Lots happened in 2022. Just as the world continued to recover from the pandemic, the invasion of Russia in Ukraine – the former being one of the largest natural gas exporters in the world – sparked an energy crisis, heightened inflation, and added a new wave of supply chain disruptions. These geopolitical events and macroeconomic headwinds have prompted the sustainability community – including corporates, investors, and governments – to rethink the energy transition and sustainable finance within a widened context of energy security.
We saw a flavour of this at the New York Climate Week too. In contrast to last year’s events, which spent quite some time on showcasing commitments and efforts, this year’s Climate Week emphasised the importance of keeping up with the decarbonisation efforts during such times of uncertainty. It has become evident that the path to net-zero is not linear. Along the way, there have been and will continue to be disruptions that can temporarily frustrate immediate ambitions, but these disruptions also remind us that walking away from decarbonisation is not an option.
Clean energy should be accelerated faster despite the short-term need for fossil fuels
The war has reignited discussion on how much fossil fuel the world actually needs – now or in the future, under peaceful or turbulent times. Ahead of winter, participants at the Climate Week acknowledge that governments and companies need to ensure the demand for energy is met, even if that might come from (temporary increases in the use of) fossil fuels, but they also emphasise that the energy crisis should not become an excuse to structurally expand use of fossil fuels and downplay the urgency to decarbonise the fossil fuel industry. Moreover, the war has demonstrated that significant reliance on natural gas from one importer imposes huge risks if that supply is suddenly turned off.
The solution is not only to diversify natural gas supply sources, but also to roll out renewable energy more aggressively.
The solution, as echoed during New York Climate Week, is not only to diversify natural gas supply sources, but also to roll out renewable energy more aggressively. Germany, a country heavily dependent on Russian gas and at the forefront of gas shortages, saw the share of conventional fuel (including nuclear) in its electricity generation mix during the first half of 2022 decline from 56% to 52%, despite an increase in the use of coal. That decline was driven by less use of gas and nuclear, but the key takeaway here is that renewable energy managed to play an important role in replacing some of the drop in gas and nuclear electricity generation.
At least in the short to medium term, the development of renewable energy can slash emissions and boost energy security, which is defined as secured access to reliable fuels (fossil fuels for now). Yet it is worth noting that the notion of energy security will eventually switch to having secure access to and control over the renewable energy supply chain, as a few countries, such as China, produce most of the raw materials for renewable equipment such as solar PVs.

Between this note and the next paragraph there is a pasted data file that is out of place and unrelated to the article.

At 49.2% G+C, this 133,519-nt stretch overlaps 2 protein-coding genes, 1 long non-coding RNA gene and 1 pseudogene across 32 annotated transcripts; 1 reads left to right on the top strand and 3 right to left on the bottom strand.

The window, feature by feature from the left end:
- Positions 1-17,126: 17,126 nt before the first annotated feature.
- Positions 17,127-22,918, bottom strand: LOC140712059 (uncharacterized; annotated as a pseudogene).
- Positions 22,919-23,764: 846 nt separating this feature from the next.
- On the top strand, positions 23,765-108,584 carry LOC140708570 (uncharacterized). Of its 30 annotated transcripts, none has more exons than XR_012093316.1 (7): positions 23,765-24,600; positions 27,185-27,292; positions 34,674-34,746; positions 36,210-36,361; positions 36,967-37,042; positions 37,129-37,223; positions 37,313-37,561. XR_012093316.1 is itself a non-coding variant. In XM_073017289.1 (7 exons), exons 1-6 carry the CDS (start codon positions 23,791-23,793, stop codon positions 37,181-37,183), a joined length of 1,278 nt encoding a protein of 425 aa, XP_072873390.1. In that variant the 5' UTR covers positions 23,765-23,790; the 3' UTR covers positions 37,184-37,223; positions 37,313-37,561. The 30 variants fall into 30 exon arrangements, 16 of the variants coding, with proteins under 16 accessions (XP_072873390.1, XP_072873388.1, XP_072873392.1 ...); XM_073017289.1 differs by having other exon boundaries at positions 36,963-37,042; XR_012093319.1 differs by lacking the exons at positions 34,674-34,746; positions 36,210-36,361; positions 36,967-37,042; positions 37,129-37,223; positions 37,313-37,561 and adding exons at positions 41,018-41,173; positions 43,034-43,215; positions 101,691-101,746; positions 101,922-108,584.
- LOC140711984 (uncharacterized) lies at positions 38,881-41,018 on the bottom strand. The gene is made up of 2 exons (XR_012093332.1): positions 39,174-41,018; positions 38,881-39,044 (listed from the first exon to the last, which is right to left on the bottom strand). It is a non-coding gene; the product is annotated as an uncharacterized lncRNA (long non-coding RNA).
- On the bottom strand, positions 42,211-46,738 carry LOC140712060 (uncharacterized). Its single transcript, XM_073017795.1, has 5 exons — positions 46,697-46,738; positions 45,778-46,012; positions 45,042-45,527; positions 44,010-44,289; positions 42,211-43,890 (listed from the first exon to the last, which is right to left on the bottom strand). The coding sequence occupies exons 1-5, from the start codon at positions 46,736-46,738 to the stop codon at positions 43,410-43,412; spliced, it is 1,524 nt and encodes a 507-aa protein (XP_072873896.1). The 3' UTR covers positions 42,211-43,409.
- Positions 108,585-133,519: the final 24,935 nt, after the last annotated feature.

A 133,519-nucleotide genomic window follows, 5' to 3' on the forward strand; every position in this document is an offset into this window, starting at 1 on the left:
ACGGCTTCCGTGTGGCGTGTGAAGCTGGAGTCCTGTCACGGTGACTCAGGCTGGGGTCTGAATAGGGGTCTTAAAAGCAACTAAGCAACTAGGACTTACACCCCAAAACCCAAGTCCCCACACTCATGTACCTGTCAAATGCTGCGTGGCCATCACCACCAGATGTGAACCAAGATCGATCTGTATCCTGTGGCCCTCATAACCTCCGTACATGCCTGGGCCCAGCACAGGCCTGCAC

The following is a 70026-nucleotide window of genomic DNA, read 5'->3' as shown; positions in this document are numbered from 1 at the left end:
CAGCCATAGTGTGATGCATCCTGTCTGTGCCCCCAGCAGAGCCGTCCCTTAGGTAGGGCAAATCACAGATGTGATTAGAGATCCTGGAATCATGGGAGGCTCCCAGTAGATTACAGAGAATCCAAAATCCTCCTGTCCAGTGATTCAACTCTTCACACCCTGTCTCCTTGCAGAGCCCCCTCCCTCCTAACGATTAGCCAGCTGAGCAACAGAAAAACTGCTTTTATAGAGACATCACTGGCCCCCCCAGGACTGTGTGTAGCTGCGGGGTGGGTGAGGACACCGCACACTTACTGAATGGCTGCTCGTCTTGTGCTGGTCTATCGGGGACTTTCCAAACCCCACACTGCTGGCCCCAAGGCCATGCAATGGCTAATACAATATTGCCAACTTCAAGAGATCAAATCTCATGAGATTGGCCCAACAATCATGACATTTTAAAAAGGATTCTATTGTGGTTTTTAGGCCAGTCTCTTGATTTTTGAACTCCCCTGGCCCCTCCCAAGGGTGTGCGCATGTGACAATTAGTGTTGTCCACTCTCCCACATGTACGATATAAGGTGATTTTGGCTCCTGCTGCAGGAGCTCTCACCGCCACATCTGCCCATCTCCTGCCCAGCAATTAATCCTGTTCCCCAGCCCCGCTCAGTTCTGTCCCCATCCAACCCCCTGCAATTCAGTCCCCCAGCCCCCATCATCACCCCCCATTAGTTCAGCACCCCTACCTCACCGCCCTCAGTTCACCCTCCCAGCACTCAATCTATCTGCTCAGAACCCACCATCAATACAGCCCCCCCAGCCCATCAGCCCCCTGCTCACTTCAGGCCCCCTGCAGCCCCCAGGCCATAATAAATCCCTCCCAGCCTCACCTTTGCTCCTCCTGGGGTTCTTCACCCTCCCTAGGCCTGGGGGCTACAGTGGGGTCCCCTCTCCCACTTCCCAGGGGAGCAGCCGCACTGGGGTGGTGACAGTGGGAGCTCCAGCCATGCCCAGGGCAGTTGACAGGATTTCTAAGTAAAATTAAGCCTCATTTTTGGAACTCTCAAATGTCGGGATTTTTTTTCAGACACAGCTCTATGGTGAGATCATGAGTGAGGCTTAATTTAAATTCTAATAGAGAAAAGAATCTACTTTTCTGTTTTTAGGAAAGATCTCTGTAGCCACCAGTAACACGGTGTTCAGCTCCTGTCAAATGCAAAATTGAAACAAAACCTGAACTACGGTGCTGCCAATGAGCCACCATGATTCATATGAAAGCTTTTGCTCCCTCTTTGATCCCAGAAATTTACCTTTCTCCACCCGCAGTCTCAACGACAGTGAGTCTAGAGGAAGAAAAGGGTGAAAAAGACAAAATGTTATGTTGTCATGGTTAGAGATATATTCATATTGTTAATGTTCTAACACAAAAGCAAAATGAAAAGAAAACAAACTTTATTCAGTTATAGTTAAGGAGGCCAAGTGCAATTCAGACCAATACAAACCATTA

What should businesses focus on in their sustainability efforts?
Under such a context, the pressure on business leaders to decarbonise will only grow. How can they do it? Climate Week speakers, who were from consultancies, non-governmental organisations (NGOs), and leading companies in managing sustainability, listed a few action points. Here are the key ones:
- Setting interim goals in addition to the long-term net-zero target: Data shows that more than a third of the Forbes 2000 companies have set net-zero targets by June 2022, up from a fifth at the end of December 2020. However, of those with net-zero targets, two-thirds have not disclosed how they plan to achieve their goals. Having interim targets will help hold companies accountable for their climate commitments, while also providing them with a better guidance to decarbonise.
- Establish long-term sustainability strategies as opposed to only short-term progress measurements: Having a forward-looking climate strategy can help companies allocate capital to areas that are more important throughout the path to net-zero. It can also more effectively mobilise natural and human resources toward achieving sustainability targets. And this can lead to long-run radical changes. As captured by a nice turn of phrase; this decade needs to be ‘the decade of delivery’, not the just the ‘decade of disclosure’.
- Green supply chains in partnership with other players in the business ecosystem: Companies need to more actively engage with suppliers to decarbonise their entire value chain (Scope 3 emissions). This can help suppliers develop decarbonisation know-how, and advance product innovation that can not only cut emissions but also expand revenue growth drivers.